After I completed my shift with the quilt I made my way over to the Washington monument to take part in the AIDS 2012 events, including the human red ribbon and the march on Washington. The kick off for the march brought so many of us together – I was able to find 20+ Ohio advocates to share the experience with. The Rev. Al Sharpton, journalist Tavis Smiley, Dr. Cornel West and former Atlanta Mayor Andrew Young were among those who urged President Obama and other elected officials to do more to combat the domestic epidemic.
We took to the streets and began the march on Washington – traveling right down Pennsylvania Ave. The atmosphere was surreal. I believe I pinched myself a few times to ensure I wasn’t dreaming. The fact that the International AIDS Conference had returned to the United States after a 22 year hiatus and that I am a part of it is still hard to wrap my mind around. Advocating for so many who are unable, and for those we have lost, is an overwhelming feeling that will energize me for years to come.
The AIDS Memorial Quilt at the IAC – Day 3 (Originally Posted: July 2012)
As the Quilt unfolds…. Time and time again…
As an observer of the quilt you are quite possibly completely unaware of the tremendous collaborative effort it took for your experience to take place. The NAMES Project operates with a small staff and relies heavily on the assistance of volunteers – especially at an event as large as the International AIDS Conference. Arriving on the National Mall today that reality became completely evident – this being the first ‘weekday’ the quilt was on display in D.C. our volunteer assistance dropped by at least half. Operating with a staff of only about twenty or so folks we had our work cut out for us to say the least. Despite the drop in assistance the team was able to get three fourths of the mall covered, the other quarter is currently under construction.
The bonds that seem to form between volunteers and staff alike were unspoken, but so very powerful. Many times no one was speaking at all – we just pressed on in order to finish the task at hand. We are all here for the same reason and it’s that passion that allows you to push through the tears and sweltering heat of the day.
Today at the first sign of rain we all sprang into action – protecting the quilt panels is of the upmost importance and our actions made that very evident to any onlookers. Following the NAMES Project procedures the mall was cleared in no time. First the panels were folded and carried to the side of the mall, closer to the dry storage and covered with plastic until The Quilt carts came to collect them. Throughout the process the team effort withstood the test: folding, carrying, covering, loading and finally placing in dry storage – ensuring the panels would live to be viewed another day.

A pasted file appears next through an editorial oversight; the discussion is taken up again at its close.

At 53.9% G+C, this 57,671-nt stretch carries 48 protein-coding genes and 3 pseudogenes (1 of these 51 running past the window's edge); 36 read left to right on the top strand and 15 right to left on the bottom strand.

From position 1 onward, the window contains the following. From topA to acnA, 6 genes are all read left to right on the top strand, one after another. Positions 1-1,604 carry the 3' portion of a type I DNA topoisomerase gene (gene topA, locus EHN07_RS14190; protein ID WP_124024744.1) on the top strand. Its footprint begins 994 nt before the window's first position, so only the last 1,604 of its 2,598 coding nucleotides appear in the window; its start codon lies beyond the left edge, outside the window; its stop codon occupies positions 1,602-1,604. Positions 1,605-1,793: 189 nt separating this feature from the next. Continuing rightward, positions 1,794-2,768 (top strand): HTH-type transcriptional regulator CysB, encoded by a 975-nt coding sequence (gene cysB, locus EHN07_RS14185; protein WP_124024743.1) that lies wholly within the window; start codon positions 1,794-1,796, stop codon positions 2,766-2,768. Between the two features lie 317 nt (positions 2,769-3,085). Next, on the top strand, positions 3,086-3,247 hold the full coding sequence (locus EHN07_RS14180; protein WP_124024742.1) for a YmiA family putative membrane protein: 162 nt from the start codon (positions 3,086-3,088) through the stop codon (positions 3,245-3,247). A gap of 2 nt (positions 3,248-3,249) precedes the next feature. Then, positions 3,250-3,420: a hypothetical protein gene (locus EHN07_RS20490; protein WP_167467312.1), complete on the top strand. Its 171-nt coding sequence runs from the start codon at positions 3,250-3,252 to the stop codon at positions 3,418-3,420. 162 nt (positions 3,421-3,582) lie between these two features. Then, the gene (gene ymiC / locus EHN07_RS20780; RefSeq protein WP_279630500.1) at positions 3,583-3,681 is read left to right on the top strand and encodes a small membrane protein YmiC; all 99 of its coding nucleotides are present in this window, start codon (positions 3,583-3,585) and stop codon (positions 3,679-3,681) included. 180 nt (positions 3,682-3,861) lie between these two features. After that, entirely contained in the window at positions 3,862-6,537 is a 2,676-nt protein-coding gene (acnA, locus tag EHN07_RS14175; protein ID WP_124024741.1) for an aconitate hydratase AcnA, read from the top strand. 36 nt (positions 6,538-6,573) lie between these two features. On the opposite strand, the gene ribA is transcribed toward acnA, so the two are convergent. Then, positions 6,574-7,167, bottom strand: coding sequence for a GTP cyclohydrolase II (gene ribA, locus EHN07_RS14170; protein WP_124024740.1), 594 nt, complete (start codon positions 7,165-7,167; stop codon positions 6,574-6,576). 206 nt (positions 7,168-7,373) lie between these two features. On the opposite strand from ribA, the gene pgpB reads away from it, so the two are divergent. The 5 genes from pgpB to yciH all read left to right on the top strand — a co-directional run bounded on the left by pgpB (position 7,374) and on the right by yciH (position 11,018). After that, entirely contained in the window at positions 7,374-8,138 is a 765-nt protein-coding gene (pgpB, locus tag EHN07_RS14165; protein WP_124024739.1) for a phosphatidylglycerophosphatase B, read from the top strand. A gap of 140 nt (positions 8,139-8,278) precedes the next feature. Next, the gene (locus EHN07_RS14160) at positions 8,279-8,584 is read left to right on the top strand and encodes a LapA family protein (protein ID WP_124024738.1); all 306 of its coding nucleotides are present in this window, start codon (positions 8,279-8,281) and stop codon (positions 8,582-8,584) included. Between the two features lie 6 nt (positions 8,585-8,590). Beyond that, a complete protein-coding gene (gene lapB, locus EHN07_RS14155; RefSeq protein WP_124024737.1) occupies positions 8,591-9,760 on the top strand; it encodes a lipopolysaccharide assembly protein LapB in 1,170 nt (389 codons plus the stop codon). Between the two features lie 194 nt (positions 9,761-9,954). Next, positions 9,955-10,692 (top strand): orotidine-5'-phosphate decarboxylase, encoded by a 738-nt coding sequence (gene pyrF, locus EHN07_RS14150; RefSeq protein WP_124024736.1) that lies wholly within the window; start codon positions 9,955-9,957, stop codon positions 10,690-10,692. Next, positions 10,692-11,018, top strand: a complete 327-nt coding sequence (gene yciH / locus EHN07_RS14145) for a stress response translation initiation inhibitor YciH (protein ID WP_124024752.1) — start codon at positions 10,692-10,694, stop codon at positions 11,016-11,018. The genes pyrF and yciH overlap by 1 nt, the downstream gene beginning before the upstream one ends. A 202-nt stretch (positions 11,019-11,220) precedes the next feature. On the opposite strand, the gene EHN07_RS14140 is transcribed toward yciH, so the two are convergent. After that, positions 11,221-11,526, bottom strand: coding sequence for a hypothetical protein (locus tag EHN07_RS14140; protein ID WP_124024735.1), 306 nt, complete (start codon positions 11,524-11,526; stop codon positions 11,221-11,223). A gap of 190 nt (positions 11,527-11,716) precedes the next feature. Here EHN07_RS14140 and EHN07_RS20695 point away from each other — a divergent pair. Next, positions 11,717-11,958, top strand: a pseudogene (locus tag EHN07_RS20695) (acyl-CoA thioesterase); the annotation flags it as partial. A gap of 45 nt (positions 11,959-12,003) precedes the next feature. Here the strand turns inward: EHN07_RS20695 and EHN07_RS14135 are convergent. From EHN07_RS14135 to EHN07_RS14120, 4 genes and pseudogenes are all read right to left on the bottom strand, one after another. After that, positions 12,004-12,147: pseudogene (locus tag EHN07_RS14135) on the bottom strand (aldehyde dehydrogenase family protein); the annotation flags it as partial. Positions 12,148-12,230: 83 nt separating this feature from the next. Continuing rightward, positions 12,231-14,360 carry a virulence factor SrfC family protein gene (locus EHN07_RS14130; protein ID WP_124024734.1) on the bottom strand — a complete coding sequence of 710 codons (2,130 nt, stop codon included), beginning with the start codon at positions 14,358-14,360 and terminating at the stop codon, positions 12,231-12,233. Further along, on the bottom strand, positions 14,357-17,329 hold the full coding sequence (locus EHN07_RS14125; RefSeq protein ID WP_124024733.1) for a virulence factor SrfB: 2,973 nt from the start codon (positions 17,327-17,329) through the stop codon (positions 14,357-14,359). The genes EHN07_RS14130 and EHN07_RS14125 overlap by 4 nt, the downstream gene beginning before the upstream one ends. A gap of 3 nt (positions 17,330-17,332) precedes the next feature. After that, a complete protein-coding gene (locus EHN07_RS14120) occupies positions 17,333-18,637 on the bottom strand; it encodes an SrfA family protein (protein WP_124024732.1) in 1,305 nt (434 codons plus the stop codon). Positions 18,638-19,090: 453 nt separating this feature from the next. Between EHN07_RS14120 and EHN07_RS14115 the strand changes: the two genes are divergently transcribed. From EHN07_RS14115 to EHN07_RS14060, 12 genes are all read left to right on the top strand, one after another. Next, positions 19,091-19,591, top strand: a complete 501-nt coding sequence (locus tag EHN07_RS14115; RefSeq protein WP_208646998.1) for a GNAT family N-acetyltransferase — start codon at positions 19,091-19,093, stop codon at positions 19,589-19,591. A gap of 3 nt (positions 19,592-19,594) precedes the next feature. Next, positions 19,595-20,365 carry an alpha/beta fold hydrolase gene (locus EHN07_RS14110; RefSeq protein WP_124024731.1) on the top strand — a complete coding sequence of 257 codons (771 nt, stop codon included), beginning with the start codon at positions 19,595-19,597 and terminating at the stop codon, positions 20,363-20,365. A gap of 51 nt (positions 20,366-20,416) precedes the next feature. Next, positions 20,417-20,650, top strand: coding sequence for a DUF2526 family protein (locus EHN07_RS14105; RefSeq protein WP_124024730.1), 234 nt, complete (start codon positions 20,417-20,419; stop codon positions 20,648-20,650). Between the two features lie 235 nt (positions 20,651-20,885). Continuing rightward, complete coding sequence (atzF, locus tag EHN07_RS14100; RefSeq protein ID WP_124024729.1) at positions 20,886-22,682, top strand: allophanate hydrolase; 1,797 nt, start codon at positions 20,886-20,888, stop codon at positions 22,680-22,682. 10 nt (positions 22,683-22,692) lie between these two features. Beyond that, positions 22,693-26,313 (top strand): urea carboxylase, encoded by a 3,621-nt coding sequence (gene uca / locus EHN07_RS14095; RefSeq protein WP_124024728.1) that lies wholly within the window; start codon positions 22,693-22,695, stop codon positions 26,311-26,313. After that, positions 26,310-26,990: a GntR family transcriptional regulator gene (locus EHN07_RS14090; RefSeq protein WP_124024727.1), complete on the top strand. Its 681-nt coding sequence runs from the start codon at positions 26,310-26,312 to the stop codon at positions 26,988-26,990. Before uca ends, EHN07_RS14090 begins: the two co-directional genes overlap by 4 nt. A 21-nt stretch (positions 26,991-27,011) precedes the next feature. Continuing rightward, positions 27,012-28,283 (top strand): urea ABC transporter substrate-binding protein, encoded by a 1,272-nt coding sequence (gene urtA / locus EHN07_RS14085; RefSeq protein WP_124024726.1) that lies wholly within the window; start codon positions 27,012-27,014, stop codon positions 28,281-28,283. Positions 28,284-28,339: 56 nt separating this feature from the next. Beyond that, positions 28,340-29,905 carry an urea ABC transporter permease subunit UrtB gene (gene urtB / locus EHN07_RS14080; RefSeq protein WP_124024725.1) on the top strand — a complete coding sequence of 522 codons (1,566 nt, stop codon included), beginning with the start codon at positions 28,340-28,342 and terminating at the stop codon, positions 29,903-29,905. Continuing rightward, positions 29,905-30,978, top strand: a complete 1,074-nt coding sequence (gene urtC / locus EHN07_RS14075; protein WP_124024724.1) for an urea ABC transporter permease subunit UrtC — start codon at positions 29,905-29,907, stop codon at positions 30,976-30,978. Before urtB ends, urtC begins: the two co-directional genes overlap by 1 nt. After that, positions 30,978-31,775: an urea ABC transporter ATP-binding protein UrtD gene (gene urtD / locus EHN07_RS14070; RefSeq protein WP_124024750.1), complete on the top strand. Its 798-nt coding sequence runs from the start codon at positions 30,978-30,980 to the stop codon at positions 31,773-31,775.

I feel very fortunate to have met several individuals who have been involved with the Quilt since 1988. The fact that so many people, young and old share the passion to carry this memorial on passing the torch from one generation to the next is unlike anything I have ever experienced. There is an energy surrounding the Quilt and its followers that is unexplainable. You might be thinking, how could laying quilts on the ground and folding them back up at the end of the day be such an experience? – To that I say Its way more than that, it’s a direct tangible connection to so many we have lost to HIV/AIDS.
I encourage you to educate yourself on this, the largest living memorial of any kind in the entire world.Until the last panel is attached we will continue to move forward. www.aidsquilt.org
Bill Arnold – OAC, Program Manager
A Stitch In Time…
Since the Quilt’s inception, volunteers have been critical to its ongoing growth and care. More than nine thousand volunteers across the United States helped the traveling crew display The Quilt on its first national tour. At the 1996 display in Washington D.C., more than eight thousand volunteers were on hand to cover the National Mall with The Quilt between the Washington Monument and the U.S. Capitol. Even here, at the International AIDS Conference, volunteers help lay out The Quilt every morning and fold it up for safekeeping every night.
Quilt Fact: There are currently twenty-one NAMES Project chapters in the United States and more than forty international affiliates around the world, all run by volunteers.
(Above is the panel I created for my dear friend, mentor, and boss the late J. Kevin Sullivan. His panel is now part of block #5884 in the NAMES Project AIDS Memorial Quilt Archive.)
I hope you found this post informational and informative. Fight on Friends.